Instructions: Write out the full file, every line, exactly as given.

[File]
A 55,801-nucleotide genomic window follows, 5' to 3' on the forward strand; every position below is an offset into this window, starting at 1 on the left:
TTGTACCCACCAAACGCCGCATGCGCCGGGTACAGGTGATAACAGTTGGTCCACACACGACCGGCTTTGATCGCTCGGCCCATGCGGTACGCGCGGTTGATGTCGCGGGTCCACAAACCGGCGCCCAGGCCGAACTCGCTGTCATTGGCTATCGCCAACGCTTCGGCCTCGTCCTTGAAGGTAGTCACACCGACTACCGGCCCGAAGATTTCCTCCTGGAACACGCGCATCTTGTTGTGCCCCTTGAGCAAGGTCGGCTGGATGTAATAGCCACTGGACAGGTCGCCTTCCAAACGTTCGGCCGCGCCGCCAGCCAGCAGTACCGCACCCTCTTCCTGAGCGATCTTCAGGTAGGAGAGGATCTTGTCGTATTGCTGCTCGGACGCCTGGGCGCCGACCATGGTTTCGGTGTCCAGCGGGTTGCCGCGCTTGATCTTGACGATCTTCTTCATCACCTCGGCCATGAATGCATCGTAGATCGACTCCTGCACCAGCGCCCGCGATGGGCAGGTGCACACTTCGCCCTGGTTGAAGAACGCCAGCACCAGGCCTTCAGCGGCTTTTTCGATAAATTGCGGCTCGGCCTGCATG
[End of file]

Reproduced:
A 55,801-nucleotide genomic window follows, 5' to 3' on the forward strand; every position below is an offset into this window, starting at 1 on the left:
TTGTACCCACCAAACGCCGCATGCGCCGGGTACAGGTGATAACAGTTGGTCCACACACGACCGGCTTTGATCGCTCGGCCCATGCGGTACGCGCGGTTGATGTCGCGGGTCCACAAACCGGCGCCCAGGCCGAACTCGCTGTCATTGGCTATCGCCAACGCTTCGGCCTCGTCCTTGAAGGTAGTCACACCGACTACCGGCCCGAAGATTTCCTCCTGGAACACGCGCATCTTGTTGTGCCCCTTGAGCAAGGTCGGCTGGATGTAATAGCCACTGGACAGGTCGCCTTCCAAACGTTCGGCCGCGCCGCCAGCCAGCAGTACCGCACCCTCTTCCTGAGCGATCTTCAGGTAGGAGAGGATCTTGTCGTATTGCTGCTCGGACGCCTGGGCGCCGACCATGGTTTCGGTGTCCAGCGGGTTGCCGCGCTTGATCTTGACGATCTTCTTCATCACCTCGGCCATGAATGCATCGTAGATCGACTCCTGCACCAGCGCCCGCGATGGGCAGGTGCACACTTCGCCCTGGTTGAAGAACGCCAGCACCAGGCCTTCAGCGGCTTTTTCGATAAATTGCGGCTCGGCCTGCATG